While on a promotional tour for his upcoming film, Trainwreck, Judd Apatow stopped by the Today show on Monday morning and stuck to his guns on Bill Cosby. Apatow reiterated his disdain for the comedian's alleged, and largely believed, rape of dozens of women and said it's about time society stood up for women.
"You have been — whether you've wanted this role or not in our society — you've been the leading voice going after Bill Cosby in the wake of all these allegations by women against him," show host Willie Geist said. "Is that something you did consciously?"
Apatow called on people to stand up for the women making the allegations and to stop being concerned about protecting Cosby's legacy. "We don't have to worry about him. A lot of people got terribly hurt. And, you know, when you go out on a date, you don't need seven prescriptions for Quaaludes."
However, Apatow slightly undermined his comments by suggesting famous people do not need to drug women in order to have sex with them:
But the Today guest ended on a supportive note. When Geist asked Apatow if he thought people were hesitant to condemn Cosby because if his iconic status, Apatow said he believes, in no uncertain terms, Cosby is guilty and there is no excuse not to hold him accountable. The accusations of not just one or a few, but of dozens of women, eliminates suspicion for him.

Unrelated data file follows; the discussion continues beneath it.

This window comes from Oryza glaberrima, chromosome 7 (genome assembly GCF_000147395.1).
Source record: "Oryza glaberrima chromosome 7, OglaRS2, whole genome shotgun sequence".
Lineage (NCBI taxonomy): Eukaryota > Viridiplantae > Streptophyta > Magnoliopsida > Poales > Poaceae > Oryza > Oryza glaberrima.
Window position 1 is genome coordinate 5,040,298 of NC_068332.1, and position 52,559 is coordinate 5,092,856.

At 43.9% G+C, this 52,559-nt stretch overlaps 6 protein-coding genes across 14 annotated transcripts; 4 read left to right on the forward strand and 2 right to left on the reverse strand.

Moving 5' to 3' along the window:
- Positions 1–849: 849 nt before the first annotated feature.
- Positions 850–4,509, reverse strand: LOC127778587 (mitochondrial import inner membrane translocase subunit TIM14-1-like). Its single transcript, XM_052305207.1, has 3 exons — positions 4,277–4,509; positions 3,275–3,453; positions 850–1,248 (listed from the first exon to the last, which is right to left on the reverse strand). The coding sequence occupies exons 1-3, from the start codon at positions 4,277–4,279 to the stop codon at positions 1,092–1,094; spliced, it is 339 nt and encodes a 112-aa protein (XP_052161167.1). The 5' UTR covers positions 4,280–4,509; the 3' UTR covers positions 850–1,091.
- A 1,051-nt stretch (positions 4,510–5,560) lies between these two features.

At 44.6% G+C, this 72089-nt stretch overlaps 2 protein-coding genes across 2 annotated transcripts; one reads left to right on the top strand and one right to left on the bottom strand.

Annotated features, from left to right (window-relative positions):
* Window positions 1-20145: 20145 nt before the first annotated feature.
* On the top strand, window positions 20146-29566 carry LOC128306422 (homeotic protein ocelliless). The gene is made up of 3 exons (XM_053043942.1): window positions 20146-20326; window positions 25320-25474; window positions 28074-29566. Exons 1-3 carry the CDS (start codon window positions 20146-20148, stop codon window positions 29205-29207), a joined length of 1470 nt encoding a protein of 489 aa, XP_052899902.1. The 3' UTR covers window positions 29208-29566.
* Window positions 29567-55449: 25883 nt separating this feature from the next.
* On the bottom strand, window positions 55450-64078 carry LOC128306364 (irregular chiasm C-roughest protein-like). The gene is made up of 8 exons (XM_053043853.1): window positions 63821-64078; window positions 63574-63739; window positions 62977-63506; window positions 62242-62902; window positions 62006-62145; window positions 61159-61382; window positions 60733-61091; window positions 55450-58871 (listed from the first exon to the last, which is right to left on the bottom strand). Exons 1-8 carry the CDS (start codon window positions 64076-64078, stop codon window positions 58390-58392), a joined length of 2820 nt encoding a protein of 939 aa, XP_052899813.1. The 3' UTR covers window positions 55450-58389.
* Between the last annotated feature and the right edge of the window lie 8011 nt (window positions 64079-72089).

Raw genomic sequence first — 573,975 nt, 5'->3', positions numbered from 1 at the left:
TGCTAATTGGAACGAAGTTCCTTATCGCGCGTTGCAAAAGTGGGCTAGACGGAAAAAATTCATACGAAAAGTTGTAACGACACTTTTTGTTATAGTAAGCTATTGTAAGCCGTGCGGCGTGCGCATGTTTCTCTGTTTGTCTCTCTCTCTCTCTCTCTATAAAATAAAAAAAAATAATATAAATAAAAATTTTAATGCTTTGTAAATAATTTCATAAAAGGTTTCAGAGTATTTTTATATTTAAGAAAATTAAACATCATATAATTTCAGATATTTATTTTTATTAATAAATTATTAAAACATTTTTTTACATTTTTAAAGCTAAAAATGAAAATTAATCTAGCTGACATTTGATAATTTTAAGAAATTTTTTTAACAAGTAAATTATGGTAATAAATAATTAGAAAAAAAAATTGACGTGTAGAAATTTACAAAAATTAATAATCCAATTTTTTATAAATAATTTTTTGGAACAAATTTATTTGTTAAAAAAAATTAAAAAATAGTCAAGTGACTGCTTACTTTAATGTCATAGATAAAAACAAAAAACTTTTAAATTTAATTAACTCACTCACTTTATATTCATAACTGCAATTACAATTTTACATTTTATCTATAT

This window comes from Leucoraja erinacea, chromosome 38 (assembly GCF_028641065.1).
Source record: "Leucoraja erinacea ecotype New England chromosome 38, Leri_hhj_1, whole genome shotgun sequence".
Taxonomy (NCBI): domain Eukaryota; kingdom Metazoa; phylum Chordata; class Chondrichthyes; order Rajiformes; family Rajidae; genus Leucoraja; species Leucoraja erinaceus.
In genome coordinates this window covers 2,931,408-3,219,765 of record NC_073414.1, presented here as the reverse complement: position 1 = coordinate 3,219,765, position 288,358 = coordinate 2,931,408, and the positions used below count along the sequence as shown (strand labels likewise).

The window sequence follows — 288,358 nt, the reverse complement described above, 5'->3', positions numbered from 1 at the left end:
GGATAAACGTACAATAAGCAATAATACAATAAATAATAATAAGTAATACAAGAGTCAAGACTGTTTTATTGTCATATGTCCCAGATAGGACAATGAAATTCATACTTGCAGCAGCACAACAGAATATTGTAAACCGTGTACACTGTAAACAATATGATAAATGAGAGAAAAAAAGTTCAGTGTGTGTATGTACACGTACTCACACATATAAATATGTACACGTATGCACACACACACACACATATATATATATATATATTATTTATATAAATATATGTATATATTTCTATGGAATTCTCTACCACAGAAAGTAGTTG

Apatow touches on the unfortunate and frequent default assumption that victims are lying or exaggerating and alleged perpetrators are innocent. He aptly notes the responsibility society has to stand up for and support rape victims, irrespective of whether or not the rapist is powerful or famous. Some celebrities have staunchly supported Cosby, even after he admitted drugging women in his own testimony. Whoopi Goldberg, for example, refuses to condemn Cosby and instead said she has "a lot of questions" regarding the allegations. Phylicia Rashad, Cosby's onscreen wife on the Cosby Show, also refuses to point the finger.
Denialists who defend the comedian — or any alleged rapist, for that matter — implicitly place the blame on victims, suggesting they are at fault or lying. And that is one perverse logic.